The Sandia prototype’s solar collector has an area of about 20 square meters (215 square feet) for a reactor the size of a beer keg, Stechel says. About 300,000 acres (121,400 hectares) of mirrors would be required to collect enough sunshine to make the equivalent of 1 million barrels of oil per day, she says. (The world currently consumes about 86 million barrels per day of petroleum and other liquid fuels, including biofuels.)
Stechel says that durability of the hardware remains an issue, and the researchers are continuing to work on making the system as efficient as possible so it can be commercially successful and used on a large scale.
Catalyst for Change
Elton’s firm, Carbon Sciences, focuses on the post-collection phase: turning carbon into fuel. It does this by combining CO2 with natural gas in the presence of a proprietary metallic catalyst it has developed and licensed. (The company says it is made of the common metals, nickel and cobalt, supported by aluminum and magnesium.)
Carbon Sciences says its test facility is successfully melding CO2 with methane (the primary constituent of natural gas) to produce a syngas that can be converted into ordinary fuels.
The process of turning syngas into transportation fuel is a well-established technology, and there are already commercial gas-to-liquids facilities in the world. But those processes rely on steam or oxidation to produce the syngas. Carbon Sciences argues that its process—CO2 reforming, or dry reforming, of natural gas—would be a game changer because it would produce fuel while using up waste CO2 that otherwise would be emitted to the atmosphere. Also, says Elton, using readily available CO2 as a reactant should make capital and operating costs significantly lower than current commercial approaches that use oxygen, since that’s expensive and capital-intensive.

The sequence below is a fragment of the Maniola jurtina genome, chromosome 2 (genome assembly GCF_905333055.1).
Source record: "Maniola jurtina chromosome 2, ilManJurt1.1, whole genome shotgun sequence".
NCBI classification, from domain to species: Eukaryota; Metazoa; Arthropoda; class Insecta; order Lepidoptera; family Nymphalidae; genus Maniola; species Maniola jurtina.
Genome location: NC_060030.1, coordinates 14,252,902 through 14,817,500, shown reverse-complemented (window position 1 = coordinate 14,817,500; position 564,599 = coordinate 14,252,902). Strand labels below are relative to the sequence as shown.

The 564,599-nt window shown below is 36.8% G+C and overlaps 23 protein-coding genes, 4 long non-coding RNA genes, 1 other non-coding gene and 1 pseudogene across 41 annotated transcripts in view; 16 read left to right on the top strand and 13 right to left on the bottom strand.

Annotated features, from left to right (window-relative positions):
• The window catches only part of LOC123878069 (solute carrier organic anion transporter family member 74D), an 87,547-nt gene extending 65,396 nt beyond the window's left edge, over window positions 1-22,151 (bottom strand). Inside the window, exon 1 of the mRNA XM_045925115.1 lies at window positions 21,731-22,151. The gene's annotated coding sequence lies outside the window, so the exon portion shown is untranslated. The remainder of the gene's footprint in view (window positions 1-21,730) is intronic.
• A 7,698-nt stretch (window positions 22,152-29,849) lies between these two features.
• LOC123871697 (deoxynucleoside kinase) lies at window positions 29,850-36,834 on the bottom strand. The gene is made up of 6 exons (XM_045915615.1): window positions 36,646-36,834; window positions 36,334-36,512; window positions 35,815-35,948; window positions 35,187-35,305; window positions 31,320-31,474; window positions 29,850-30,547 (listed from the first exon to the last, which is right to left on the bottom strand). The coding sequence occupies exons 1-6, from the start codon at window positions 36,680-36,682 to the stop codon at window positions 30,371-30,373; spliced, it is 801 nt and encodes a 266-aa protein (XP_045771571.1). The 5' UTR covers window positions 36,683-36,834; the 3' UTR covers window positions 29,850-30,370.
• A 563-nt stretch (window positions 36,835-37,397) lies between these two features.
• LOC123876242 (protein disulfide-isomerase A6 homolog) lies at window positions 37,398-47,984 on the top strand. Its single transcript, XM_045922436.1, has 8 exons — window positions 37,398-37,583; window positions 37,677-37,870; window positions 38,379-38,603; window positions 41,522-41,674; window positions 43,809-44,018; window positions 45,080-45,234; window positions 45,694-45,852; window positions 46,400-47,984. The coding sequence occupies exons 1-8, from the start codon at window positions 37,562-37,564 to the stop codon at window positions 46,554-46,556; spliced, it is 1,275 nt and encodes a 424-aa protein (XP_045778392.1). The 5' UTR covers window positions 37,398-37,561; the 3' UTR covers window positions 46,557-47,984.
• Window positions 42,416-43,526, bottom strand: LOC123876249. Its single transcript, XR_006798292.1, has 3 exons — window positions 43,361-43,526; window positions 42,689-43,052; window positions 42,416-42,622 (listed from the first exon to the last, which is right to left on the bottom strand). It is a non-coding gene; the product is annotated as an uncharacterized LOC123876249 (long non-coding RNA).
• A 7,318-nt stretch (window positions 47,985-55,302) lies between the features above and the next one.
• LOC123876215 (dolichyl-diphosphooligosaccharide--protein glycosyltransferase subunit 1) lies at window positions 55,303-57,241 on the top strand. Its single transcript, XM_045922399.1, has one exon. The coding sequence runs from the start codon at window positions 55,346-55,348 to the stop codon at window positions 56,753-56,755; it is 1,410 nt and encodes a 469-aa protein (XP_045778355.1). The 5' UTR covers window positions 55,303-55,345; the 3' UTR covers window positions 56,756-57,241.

“We believe our approach will be the key to cost-effective transformation of greenhouse gases to fuel on a global scale,” he says.
Although there have been efforts at dry reforming in the past, Carbon Sciences says its catalyst is uniquely robust and able to stand up to the harsh industrial process of making the fuel. The catalyst also is comprised of more affordable and abundant metals than those used in earlier efforts.
Of course, because the fuel produced will be a drop-in replacement for ordinary gasoline and diesel, driving will still release CO2 to the atmosphere. But Elton says there are significant advantages in using recycled fuel. “The carbon . . . is used twice, instead of it going into the air,” he says. “It also finally addresses the issue of energy security”—as the fuel can be made domestically from two abundant resources in the United States—CO2 and natural gas.